Peter Higgs says, “It’s very nice to be right sometimes”
The British physicist whose theories led to the discovery of the Higgs boson has admitted he has “no idea” what practical applications it could have. Prof Peter Higgs said the so-called ‘God particle’, which is the building block of the universe, only has a lifespan of a millionth of a millionth of a millionth of a millionth of a second.
He refused to be drawn on whether the discovery proved there was no God, stating the name ‘God particle’ was a joke by another academic who originally called it the ‘goddamn particle’ because it was so hard to find…
Speaking at Edinburgh University, where he published his theory about the boson’s existence in 1964, he said: “It’s around for a very short time…”It’s probably about a millionth of a millionth of a millionth of a millionth of a second. I don’t know how you apply that to anything useful…
“It’s hard enough with particles which have longer life times for decay to make them useful. Some of the ones which have life times of only maybe a millionth of a second or so are used in medical applications…”
He said he had not originally thought the particle would be discovered in his lifetime and confirmed he has been contacted by Prof Stephen Hawking, who has lost a $100 bet with another academic that it did not exist.
Prof Higgs did not gloat but said in a typically modest manner: “It’s very nice to be right sometimes.” He said it was unusual that a particle bear a scientist’s name and suggested it be renamed simply ‘H’.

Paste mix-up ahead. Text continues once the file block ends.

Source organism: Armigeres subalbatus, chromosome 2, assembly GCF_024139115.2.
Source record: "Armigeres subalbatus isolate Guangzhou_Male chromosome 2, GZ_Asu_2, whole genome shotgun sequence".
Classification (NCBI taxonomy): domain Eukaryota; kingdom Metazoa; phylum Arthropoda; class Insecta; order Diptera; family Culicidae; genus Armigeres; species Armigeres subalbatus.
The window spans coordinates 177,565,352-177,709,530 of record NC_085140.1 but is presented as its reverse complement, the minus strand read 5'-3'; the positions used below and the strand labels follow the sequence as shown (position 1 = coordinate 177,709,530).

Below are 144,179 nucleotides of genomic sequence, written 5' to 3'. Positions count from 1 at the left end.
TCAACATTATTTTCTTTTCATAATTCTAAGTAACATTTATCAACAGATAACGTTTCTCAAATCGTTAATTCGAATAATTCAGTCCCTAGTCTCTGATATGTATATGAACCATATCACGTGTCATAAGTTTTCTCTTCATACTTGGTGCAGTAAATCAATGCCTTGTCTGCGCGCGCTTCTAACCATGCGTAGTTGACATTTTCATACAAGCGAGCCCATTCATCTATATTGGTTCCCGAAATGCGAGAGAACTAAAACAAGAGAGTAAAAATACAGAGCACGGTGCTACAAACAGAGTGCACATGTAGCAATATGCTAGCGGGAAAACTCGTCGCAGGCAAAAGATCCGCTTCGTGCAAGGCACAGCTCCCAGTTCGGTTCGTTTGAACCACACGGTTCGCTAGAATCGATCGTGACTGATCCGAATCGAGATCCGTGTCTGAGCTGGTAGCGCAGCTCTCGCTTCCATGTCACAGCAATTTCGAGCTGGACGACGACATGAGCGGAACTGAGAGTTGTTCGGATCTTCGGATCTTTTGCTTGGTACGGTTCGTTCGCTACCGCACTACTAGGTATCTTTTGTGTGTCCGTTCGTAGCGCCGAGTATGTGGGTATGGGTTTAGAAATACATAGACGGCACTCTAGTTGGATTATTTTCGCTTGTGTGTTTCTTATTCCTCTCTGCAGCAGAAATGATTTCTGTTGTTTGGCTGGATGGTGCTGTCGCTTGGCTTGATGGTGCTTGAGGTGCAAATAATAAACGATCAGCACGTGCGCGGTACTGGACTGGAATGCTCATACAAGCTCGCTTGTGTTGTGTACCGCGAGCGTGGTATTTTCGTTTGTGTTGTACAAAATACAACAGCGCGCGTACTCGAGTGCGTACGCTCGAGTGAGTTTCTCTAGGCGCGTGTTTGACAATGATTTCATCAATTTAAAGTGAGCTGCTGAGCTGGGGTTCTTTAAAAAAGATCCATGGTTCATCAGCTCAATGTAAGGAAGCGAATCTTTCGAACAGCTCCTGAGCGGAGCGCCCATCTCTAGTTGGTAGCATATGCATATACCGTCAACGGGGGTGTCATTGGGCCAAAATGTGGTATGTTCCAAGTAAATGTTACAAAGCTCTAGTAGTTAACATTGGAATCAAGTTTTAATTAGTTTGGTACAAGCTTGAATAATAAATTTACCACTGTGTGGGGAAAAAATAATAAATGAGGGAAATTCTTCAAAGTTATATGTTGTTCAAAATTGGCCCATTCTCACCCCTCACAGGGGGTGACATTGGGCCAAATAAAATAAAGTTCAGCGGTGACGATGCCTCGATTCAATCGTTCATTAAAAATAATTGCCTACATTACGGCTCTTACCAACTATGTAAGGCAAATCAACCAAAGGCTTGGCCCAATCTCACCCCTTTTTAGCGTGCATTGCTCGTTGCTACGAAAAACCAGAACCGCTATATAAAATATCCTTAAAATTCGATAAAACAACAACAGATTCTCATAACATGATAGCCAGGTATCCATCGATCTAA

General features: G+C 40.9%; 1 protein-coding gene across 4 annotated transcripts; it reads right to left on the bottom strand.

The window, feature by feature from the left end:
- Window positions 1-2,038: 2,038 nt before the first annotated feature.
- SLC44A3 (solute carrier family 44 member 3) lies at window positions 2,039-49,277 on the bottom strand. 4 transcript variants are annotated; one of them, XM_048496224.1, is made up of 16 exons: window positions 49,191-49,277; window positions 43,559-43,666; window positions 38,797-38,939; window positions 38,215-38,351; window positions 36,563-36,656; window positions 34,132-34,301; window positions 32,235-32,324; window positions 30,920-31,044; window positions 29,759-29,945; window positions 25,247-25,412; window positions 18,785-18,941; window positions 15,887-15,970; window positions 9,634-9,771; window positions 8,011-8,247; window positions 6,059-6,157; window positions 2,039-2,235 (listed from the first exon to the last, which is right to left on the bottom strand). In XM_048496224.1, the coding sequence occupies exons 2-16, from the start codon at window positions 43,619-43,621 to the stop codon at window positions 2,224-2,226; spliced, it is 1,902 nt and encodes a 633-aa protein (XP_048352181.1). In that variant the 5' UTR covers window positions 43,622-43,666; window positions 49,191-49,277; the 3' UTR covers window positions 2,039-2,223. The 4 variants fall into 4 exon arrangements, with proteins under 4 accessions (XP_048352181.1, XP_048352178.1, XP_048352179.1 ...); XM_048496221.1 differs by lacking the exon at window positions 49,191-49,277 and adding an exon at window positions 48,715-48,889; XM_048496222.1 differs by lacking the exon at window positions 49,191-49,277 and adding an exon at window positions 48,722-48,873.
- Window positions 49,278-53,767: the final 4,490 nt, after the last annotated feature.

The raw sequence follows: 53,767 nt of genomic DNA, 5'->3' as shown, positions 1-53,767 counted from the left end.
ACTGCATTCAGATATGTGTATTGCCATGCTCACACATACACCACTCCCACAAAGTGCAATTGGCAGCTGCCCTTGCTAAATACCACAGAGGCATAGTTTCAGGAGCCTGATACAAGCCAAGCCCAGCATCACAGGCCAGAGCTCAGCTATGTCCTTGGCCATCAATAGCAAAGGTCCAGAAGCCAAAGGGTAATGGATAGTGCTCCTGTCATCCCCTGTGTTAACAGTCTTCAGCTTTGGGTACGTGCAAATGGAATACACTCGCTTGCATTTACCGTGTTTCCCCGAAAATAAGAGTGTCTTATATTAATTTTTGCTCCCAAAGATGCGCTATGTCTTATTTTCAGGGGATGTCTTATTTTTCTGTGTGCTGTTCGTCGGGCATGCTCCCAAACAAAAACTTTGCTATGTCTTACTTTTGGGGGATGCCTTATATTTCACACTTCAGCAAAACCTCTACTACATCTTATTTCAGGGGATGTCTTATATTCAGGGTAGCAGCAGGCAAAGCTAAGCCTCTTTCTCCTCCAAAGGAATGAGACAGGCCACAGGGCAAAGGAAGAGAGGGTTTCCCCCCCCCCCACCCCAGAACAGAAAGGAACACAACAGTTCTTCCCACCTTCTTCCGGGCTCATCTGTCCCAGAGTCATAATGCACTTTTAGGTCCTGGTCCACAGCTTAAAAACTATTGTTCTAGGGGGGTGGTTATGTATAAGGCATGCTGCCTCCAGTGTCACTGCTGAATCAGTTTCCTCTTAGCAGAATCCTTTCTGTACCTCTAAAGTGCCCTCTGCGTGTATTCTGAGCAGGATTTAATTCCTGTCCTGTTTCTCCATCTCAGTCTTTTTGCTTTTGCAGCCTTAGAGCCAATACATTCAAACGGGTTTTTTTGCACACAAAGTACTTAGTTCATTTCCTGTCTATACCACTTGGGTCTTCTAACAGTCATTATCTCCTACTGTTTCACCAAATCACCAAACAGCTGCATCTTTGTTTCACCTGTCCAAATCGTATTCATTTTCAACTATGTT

It emerged that celebrated the discovery with a can of London Pride ale but is now expected to receive a much more eminent reward, a Nobel prize for science…
Asked if he had ever had any doubts over the last 48 years, he said: “The existence of this particle is so crucial to understanding how the rest of the theory works that it was very hard for me to understand how it couldn’t be there.”
The popular press rarely comprehends what basic research in any science is about, how we as a species got to where we are, how the mechanisms and mechanics of all societies progressed from cave and forest to modern times.
Don’t worry, I won’t try to take the time right now to explain all that. Though, it’s simple and direct enough in my own consciousness after all the decades I’ve watched just the tiny bit of progress we’ve made in my lifetime.
I’ll stand at one side and applaud for a very long time.